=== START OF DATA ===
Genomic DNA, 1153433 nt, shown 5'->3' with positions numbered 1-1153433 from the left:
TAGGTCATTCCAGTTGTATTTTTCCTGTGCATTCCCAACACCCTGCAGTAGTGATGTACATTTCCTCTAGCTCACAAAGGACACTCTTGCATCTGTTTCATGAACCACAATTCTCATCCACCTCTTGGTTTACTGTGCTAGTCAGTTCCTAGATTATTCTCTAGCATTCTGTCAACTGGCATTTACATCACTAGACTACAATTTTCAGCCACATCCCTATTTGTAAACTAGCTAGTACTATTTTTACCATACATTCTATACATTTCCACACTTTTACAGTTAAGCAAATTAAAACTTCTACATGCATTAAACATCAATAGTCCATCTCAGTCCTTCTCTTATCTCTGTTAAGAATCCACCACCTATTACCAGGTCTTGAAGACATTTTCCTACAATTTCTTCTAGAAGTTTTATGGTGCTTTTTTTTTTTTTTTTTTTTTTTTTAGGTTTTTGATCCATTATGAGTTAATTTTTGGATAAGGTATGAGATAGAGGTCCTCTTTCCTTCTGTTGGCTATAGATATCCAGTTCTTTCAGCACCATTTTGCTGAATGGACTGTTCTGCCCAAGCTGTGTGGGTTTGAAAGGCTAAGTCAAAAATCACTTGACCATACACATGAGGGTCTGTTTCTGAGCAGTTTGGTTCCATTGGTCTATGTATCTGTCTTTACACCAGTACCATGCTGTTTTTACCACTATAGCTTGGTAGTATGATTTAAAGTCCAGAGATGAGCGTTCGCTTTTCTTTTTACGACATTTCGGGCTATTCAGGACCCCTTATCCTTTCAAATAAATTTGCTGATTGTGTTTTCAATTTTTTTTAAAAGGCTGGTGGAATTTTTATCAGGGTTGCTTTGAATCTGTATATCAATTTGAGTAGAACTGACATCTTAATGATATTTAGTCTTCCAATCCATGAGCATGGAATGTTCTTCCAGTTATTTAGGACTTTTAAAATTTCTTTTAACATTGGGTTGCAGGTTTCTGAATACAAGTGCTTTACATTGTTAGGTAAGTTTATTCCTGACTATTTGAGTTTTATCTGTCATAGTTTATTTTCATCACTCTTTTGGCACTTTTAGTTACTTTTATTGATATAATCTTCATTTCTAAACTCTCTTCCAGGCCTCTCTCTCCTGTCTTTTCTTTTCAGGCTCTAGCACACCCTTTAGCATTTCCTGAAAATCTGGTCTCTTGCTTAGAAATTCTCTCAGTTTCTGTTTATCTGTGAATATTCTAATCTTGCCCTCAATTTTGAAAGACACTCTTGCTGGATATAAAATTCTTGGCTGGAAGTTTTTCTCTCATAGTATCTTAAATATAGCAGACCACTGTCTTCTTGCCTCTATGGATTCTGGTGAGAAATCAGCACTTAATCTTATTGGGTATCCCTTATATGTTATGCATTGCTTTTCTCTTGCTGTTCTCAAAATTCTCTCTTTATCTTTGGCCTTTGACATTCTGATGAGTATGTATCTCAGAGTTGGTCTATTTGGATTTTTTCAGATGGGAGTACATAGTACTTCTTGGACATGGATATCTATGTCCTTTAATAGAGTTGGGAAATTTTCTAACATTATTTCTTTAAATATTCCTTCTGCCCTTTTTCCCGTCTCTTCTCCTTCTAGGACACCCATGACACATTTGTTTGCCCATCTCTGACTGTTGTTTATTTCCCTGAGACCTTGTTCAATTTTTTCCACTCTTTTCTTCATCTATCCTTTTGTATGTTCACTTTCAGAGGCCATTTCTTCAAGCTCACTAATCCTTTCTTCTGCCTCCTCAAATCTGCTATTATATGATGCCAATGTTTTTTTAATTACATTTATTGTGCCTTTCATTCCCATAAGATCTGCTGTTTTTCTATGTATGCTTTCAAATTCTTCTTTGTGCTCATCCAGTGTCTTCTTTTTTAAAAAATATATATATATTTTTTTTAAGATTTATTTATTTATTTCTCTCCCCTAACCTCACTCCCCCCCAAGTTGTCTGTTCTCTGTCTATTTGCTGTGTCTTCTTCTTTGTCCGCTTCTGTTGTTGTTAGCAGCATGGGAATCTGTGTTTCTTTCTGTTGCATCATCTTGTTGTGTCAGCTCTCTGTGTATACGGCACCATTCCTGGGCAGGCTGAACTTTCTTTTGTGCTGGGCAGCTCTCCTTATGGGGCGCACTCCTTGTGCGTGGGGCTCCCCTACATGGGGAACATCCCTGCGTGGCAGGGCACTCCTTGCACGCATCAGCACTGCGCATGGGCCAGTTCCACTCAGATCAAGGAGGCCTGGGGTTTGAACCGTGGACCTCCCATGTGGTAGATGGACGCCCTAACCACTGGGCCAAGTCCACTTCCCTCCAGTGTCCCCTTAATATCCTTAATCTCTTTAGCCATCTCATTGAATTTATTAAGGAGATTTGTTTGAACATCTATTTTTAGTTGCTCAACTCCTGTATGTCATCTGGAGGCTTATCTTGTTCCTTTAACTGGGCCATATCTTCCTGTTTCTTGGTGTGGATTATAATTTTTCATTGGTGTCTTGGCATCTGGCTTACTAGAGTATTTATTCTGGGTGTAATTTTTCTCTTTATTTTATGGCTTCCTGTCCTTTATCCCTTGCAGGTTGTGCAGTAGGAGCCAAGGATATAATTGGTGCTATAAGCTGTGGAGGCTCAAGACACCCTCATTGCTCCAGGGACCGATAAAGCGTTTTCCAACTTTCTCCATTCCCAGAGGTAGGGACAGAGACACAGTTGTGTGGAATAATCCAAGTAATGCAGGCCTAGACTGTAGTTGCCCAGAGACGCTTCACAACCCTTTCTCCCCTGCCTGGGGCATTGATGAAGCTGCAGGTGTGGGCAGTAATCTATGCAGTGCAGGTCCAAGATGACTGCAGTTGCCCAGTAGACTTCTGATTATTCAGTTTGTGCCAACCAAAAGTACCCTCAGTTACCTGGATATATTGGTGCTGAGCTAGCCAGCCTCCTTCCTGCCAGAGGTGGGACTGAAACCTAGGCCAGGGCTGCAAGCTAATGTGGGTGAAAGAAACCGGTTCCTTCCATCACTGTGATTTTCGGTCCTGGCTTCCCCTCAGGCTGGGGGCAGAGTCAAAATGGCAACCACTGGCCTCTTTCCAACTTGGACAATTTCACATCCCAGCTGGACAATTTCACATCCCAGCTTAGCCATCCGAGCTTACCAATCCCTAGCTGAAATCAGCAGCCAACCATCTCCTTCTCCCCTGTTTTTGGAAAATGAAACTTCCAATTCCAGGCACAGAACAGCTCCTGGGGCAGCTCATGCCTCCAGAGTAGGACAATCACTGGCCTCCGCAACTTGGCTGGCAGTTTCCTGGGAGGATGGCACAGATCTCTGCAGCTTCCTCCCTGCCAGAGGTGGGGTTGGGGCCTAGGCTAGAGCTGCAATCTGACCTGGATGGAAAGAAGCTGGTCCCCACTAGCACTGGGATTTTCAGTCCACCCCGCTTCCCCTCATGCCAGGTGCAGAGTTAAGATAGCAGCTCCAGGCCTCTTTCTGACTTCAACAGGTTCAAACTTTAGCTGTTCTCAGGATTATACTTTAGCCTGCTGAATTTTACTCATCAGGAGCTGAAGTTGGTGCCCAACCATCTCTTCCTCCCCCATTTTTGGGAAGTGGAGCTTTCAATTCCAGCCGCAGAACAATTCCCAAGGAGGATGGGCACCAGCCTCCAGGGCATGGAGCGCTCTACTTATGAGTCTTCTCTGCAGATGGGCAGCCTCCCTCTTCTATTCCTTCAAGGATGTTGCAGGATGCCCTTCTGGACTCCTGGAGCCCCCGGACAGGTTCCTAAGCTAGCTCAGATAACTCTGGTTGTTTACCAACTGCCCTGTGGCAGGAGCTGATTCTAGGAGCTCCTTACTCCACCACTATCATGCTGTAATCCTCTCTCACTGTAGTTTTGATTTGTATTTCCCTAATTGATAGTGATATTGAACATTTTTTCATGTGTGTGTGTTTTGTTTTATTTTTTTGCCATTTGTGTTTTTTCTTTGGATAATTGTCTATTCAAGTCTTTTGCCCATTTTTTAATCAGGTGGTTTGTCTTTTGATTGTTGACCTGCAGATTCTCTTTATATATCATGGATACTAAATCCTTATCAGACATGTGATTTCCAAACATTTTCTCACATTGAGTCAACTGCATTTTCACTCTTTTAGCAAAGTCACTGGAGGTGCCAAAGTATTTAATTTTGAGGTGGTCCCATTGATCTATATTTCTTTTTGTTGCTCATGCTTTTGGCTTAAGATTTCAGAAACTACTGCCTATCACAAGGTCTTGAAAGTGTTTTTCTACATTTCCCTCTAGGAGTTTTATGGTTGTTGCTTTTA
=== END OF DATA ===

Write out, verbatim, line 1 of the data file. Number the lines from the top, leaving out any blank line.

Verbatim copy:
Genomic DNA, 1153433 nt, shown 5'->3' with positions numbered 1-1153433 from the left: